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Modeling Novel Aqueous Particle and Cloud Chemistry Processes of Biomass Burning Phenols and Their Potential to Form Secondary Organic Aerosols

  • Jie Zhang
    Jie Zhang
    Pacific Northwest National Laboratory, Richland, Washington 99352, United States
    More by Jie Zhang
  • Manish Shrivastava*
    Manish Shrivastava
    Pacific Northwest National Laboratory, Richland, Washington 99352, United States
    *Email: [email protected]
  • Lan Ma
    Lan Ma
    Department of Land, Air and Water Resources, University of California, Davis, California 95616-8627, United States
    Agricultural and Environmental Chemistry Graduate Group, University of California, Davis, California 95616-5270, United States
    More by Lan Ma
  • Wenqing Jiang
    Wenqing Jiang
    Agricultural and Environmental Chemistry Graduate Group, University of California, Davis, California 95616-5270, United States
    Department of Environmental Toxicology, University of California, Davis, California 95616-5270, United States
  • Cort Anastasio
    Cort Anastasio
    Department of Land, Air and Water Resources, University of California, Davis, California 95616-8627, United States
    Agricultural and Environmental Chemistry Graduate Group, University of California, Davis, California 95616-5270, United States
  • Qi Zhang
    Qi Zhang
    Agricultural and Environmental Chemistry Graduate Group, University of California, Davis, California 95616-5270, United States
    Department of Environmental Toxicology, University of California, Davis, California 95616-5270, United States
    More by Qi Zhang
  • , and 
  • Alla Zelenyuk
    Alla Zelenyuk
    Pacific Northwest National Laboratory, Richland, Washington 99352, United States
Cite this: Environ. Sci. Technol. 2024, 58, 8, 3776–3786
Publication Date (Web):February 12, 2024
https://doi.org/10.1021/acs.est.3c07762
Copyright © 2024 American Chemical Society

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    Abstract

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    Phenols emitted from biomass burning contribute significantly to secondary organic aerosol (SOA) formation through the partitioning of semivolatile products formed from gas-phase chemistry and multiphase chemistry in aerosol liquid water and clouds. The aqueous-phase SOA (aqSOA) formed via hydroxyl radical (OH), singlet molecular oxygen (1O2*), and triplet excited states of organic compounds (3C*), which oxidize dissolved phenols in the aqueous phase, might play a significant role in the evolution of organic aerosol (OA). However, a quantitative and predictive understanding of aqSOA has been challenging. Here, we develop a stand-alone box model to investigate the formation of SOA from gas-phase OH chemistry and aqSOA formed by the dissolution of phenols followed by their aqueous-phase reactions with OH, 1O2*, and 3C* in cloud droplets and aerosol liquid water. We investigate four phenolic compounds, i.e., phenol, guaiacol, syringol, and guaiacyl acetone (GA), which represent some of the key potential sources of aqSOA from biomass burning in clouds. For the same initial precursor organic gas that dissolves in aerosol/cloud liquid water and subsequently reacts with aqueous phase oxidants, we predict that the aqSOA formation potential (defined as aqSOA formed per unit dissolved organic gas concentration) of these phenols is higher than that of isoprene-epoxydiol (IEPOX), a well-known aqSOA precursor. Cloud droplets can dissolve a broader range of soluble phenols compared to aqueous aerosols, since the liquid water contents of aerosols are orders of magnitude smaller than cloud droplets. Our simulations suggest that highly soluble and reactive multifunctional phenols like GA would predominantly undergo cloud chemistry within cloud layers, while gas-phase chemistry is likely to be more important for less soluble phenols. But in the absence of clouds, the condensation of low-volatility products from gas-phase oxidation followed by their reversible partitioning to organic aerosols dominates SOA formation, while the SOA formed through aqueous aerosol chemistry increases with relative humidity (RH), approaching 40% of the sum of gas and aqueous aerosol chemistry at 95% RH for GA. Our model developments of biomass-burning phenols and their aqueous chemistry can be readily implemented in regional and global atmospheric chemistry models to investigate the aqueous aerosol and cloud chemistry of biomass-burning organic gases in the atmosphere.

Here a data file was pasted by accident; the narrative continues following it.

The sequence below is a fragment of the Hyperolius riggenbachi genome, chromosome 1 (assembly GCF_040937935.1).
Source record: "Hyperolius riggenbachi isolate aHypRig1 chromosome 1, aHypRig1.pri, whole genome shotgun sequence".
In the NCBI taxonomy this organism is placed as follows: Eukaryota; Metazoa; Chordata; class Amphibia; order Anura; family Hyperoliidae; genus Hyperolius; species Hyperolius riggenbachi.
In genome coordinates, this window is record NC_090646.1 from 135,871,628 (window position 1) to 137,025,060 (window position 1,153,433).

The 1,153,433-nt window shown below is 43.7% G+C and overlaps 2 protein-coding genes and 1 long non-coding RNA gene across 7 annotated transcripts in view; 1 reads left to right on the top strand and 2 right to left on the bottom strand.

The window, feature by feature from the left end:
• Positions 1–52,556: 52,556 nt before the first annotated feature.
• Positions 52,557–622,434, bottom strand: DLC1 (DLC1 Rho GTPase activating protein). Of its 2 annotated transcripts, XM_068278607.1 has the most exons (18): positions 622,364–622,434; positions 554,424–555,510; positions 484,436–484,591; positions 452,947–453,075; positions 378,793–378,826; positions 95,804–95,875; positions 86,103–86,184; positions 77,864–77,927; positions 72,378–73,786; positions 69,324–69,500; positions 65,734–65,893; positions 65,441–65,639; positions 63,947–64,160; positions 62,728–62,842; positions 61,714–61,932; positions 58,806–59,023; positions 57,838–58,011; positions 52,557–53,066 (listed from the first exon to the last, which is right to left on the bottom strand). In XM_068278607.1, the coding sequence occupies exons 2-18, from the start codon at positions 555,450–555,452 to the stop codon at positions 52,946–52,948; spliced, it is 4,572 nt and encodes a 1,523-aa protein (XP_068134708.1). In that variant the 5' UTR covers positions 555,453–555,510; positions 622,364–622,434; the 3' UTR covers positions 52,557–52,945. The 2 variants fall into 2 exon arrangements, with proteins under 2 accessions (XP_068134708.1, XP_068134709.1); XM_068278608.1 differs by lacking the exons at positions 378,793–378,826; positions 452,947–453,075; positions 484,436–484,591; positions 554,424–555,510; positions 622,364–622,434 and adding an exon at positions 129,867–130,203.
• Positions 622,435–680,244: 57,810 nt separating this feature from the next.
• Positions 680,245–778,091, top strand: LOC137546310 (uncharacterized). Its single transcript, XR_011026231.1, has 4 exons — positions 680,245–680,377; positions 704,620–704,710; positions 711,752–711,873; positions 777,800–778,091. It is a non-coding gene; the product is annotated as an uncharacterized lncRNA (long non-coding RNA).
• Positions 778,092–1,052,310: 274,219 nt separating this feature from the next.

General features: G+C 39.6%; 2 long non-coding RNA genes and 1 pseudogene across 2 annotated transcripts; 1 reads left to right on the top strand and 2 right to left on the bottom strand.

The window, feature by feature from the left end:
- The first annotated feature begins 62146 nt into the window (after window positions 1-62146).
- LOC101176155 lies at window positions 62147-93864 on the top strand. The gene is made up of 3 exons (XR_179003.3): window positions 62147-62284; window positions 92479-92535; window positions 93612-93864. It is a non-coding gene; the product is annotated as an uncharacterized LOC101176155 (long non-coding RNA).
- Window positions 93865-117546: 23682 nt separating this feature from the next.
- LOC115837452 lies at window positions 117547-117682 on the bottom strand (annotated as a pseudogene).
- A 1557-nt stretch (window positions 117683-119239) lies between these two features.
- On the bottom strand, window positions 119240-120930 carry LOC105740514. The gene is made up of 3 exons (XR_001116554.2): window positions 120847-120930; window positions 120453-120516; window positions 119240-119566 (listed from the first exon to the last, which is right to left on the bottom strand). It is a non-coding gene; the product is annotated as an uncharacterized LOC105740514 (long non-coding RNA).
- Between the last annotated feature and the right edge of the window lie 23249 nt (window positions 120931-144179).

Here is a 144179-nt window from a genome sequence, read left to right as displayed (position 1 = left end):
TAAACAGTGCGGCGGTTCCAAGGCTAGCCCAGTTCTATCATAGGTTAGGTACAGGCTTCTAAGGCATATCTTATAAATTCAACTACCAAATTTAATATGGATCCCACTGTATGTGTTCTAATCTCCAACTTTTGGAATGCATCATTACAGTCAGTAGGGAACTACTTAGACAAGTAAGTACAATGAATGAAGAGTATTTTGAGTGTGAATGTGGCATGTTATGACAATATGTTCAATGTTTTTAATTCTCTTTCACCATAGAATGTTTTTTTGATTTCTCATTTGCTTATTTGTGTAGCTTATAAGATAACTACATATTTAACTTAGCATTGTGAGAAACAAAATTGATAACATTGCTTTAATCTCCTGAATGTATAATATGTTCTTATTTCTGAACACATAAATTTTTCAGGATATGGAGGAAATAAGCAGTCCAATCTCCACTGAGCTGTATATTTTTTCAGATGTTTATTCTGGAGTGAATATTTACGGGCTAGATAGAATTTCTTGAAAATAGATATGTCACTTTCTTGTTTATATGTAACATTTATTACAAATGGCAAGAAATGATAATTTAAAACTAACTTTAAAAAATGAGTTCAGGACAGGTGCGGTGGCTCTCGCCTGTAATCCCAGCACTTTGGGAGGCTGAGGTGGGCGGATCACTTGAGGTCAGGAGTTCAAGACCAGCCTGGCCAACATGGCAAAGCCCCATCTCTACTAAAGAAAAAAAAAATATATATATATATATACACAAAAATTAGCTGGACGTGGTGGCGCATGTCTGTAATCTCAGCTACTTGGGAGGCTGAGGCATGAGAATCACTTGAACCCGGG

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    The Supporting Information is available free of charge at https://pubs.acs.org/doi/10.1021/acs.est.3c07762.

    • Additional information on phenol properties and SOA formation from gas-phase chemistry (Section S1), SOA formation from aqueous-phase chemistry (Section S2), estimation of aqueous photooxidant concentrations (Section S3), model process of aqSOA formation in cloud droplets and aerosol water (Section S4), model simulation conditions (Section S5), simulation results for the cloud case (Section S6), simulation results for aerosol case (Section S7), aerosol-phase aqSOA formation sensitivity to the Henry’s Law constant of phenols (Section S8), sensitivity of computational time step (Section S9), and references (PDF)

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    Cited By

    This article is cited by 1 publications.

    1. David O. De Haan, Lelia N. Hawkins, Jacob A. Weber, Benjamin T. Moul, Samson Hui, Santeh A. Cox, Jennifer U. Esse, Nathan R. Skochdopole, Carys P. Lynch, Audrey C. De Haan, Chen Le, Mathieu Cazaunau, Antonin Bergé, Edouard Pangui, Johannes Heuser, Jean-François Doussin, Bénédicte Picquet-Varrault. Brown Carbon Aerosol Formation by Multiphase Catechol Photooxidation in the Presence of Soluble Iron. ACS ES&T Air 2024, Article ASAP.